Sikorsky Aircraft Faces Class Action Lawsuit for Mesothelioma

Several plaintiffs have come forward with a class action lawsuit for mesothelioma in a case against Stratford, Connecticut-based helicopter manufacturer Sikorsky Aircraft. Since the exposure happened recently, the victims are pursuing compensation for future medical monitoring and treatment of any asbestos-related conditions.

The case is a rare example of a class action lawsuit for mesothelioma that is seeking compensation for future medical costs and damages in addition to any punitive or exemplary damages deemed appropriate.

Workers at the facility claim they were exposed to large amounts of asbestos fibers in 2010. Their alleged exposure occurred both through their direct handling of asbestos-containing materials intended for disposal as well as through airborne inhalation via the ventilation system.

Any awards or settlements in this class action lawsuit are intended to be assigned proportionally according to emerging factors, such as the severity of exposure or any subsequent mesothelioma conditions.

Three Months of Exposure Lead to the Pre-Emptive Class Action Lawsuit for Mesothelioma

Many current examples of a class action lawsuit for mesothelioma deal with exposures encountered in decades past that later developed into mesothelioma or similar asbestos-related conditions. However, this case is different in that the exposure occurred recently: 2010.

During that time, Sikorsky began a project to demolish and rebuild a cogeneration plant on the site of their manufacturing facilities. Part of the demolition required involved the existing plant, built in 1930 and heated by a boiler house as well as heating units throughout the facility.

Christian Nolan of the Connecticut Law Tribune writes that workers suspected that the pipe insulation and other materials located on the site could potentially contain asbestos materials. They even made inquiries into the possibility of asbestos exposure, to which Sikorsky assured them that testing was performed when it had, in fact, not been.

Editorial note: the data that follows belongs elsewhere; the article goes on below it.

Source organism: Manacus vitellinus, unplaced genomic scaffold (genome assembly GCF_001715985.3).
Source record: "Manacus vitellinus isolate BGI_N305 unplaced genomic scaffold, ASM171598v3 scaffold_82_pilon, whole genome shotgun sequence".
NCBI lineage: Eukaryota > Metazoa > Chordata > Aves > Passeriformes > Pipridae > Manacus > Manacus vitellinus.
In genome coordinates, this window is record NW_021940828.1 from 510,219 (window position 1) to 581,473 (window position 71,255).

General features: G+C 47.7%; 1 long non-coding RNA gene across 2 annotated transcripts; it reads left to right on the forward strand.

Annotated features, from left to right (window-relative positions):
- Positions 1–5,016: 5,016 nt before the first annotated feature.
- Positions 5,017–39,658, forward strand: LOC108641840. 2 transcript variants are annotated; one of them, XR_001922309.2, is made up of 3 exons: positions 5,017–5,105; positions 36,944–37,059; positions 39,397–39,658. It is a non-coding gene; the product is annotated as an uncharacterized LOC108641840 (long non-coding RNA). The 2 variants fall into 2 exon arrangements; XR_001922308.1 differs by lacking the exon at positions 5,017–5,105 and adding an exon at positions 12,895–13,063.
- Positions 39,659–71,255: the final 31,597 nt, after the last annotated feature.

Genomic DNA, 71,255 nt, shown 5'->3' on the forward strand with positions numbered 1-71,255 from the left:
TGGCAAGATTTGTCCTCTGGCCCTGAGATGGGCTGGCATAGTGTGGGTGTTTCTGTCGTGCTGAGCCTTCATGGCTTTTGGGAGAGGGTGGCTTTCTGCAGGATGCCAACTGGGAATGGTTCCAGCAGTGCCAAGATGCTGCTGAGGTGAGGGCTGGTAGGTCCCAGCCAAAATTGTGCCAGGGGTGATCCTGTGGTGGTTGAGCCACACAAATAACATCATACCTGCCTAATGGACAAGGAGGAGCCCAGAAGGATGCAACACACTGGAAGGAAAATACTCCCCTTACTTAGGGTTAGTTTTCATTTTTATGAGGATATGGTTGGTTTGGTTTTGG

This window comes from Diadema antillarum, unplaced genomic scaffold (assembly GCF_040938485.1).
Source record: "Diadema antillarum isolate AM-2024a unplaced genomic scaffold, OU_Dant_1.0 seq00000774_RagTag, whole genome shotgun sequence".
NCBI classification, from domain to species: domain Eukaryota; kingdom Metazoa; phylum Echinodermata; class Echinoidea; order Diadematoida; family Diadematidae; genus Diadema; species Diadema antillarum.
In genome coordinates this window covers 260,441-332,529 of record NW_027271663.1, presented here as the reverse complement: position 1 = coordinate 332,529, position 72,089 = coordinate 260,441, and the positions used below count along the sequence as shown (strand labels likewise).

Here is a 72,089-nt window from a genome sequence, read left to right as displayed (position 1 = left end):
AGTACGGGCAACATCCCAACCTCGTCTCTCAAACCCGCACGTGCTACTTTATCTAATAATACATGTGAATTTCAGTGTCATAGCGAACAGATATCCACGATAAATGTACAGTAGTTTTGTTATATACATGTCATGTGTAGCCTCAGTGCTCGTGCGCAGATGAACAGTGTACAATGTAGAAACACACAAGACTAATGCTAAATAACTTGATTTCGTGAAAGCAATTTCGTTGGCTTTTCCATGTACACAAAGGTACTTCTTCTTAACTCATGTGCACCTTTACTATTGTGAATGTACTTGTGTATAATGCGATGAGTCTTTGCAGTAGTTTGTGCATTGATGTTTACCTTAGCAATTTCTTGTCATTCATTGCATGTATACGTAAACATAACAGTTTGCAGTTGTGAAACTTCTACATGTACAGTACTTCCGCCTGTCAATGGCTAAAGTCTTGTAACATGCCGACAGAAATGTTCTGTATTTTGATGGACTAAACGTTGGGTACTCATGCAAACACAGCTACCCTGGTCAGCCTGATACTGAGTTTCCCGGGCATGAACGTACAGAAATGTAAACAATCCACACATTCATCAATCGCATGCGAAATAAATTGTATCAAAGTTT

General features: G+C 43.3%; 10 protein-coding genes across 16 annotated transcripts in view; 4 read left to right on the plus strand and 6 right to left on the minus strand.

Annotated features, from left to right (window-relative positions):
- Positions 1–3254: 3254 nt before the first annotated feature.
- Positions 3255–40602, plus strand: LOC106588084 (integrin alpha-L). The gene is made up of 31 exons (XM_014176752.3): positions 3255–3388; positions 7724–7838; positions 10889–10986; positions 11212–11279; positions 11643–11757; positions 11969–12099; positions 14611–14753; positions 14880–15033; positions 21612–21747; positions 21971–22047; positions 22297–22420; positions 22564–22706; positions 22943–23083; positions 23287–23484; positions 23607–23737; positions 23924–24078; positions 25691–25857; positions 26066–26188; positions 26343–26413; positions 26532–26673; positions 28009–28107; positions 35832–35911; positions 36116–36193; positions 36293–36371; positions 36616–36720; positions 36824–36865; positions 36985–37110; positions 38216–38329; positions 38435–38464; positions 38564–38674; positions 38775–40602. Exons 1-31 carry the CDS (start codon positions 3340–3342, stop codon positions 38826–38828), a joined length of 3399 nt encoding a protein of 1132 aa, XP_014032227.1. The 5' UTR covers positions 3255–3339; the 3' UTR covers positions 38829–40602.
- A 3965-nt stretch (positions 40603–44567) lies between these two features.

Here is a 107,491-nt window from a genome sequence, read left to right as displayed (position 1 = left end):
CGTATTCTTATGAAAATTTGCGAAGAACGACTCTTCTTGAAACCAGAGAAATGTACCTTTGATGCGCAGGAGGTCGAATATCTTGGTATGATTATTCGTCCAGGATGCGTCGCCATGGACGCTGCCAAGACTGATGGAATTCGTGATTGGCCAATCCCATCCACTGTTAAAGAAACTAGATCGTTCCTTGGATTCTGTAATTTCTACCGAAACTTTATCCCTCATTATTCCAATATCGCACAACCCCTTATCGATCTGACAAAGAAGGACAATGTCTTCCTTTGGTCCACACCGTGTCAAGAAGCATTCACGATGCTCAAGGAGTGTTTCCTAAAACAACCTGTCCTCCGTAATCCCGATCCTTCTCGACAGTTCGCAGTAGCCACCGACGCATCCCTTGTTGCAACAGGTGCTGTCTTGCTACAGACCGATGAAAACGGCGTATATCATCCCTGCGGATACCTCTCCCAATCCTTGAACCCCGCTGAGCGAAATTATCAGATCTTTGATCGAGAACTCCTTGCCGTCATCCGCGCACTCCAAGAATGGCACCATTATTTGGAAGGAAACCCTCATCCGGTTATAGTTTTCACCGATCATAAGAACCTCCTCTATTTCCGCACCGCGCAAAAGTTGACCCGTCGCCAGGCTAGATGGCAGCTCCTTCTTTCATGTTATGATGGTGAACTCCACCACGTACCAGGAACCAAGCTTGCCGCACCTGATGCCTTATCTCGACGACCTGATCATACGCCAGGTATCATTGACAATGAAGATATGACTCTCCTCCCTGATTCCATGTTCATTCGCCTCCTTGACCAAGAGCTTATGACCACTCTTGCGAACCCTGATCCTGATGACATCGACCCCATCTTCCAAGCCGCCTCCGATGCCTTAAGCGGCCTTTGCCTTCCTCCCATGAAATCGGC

After many workers began to complain about air quality and persistent sore throats, they decided they had had enough and walked off the job, demanding adequate testing to be performed. When Sikorsky finally complied, they confirmed the crew’s worst fears, that asbestos was present in large quantities.

For three months, they had been working in these conditions with the nearly century-old boiler equipment running and potentially circulating asbestos fibers throughout the facility and into workers’ lungs.

“A lot of people who worked there don’t realize they were exposed to asbestos during the three-month period,” said the plaintiffs’ legal representative. “That’s why my clients are doing the lawsuit. They want documentation of what happened to them and want other people to know what happened to them. They suspect a percentage of them will come down with asbestos-related disease.”

If successful, the plaintiff group will be eligible to receive compensation and damages for future medical costs that includes screening and treatment for mesothelioma and similar asbestos-caused diseases.

A Precedent for Connecticut Class Action Lawsuits for Mesothelioma

While class action lawsuit for mesothelioma cases in other states have handled the question of exposure and pre-emptive damages for anticipated medical costs, this particular case will be the first one in Connecticut.

The results of the trial could have bearing on future trials in Connecticut or serve as a model for other parts of the country as victims band together and create class action lawsuits for mesothelioma even before their symptoms begin showing.

If you suspect you have been exposed to asbestos recently, you can potentially pursue legal action similar to that described in this case in order to attempt to cover any future screening or treatment costs as a result of exposure.

Matthew Davis

Author

Matthew Davis has studied journalism at the University of Colorado and has covered civil litigation for a variety of publications. He joined Mesowatch in 2016 and covers asbestos litigation developments in the U.S., as well as newsworthy asbestos cases.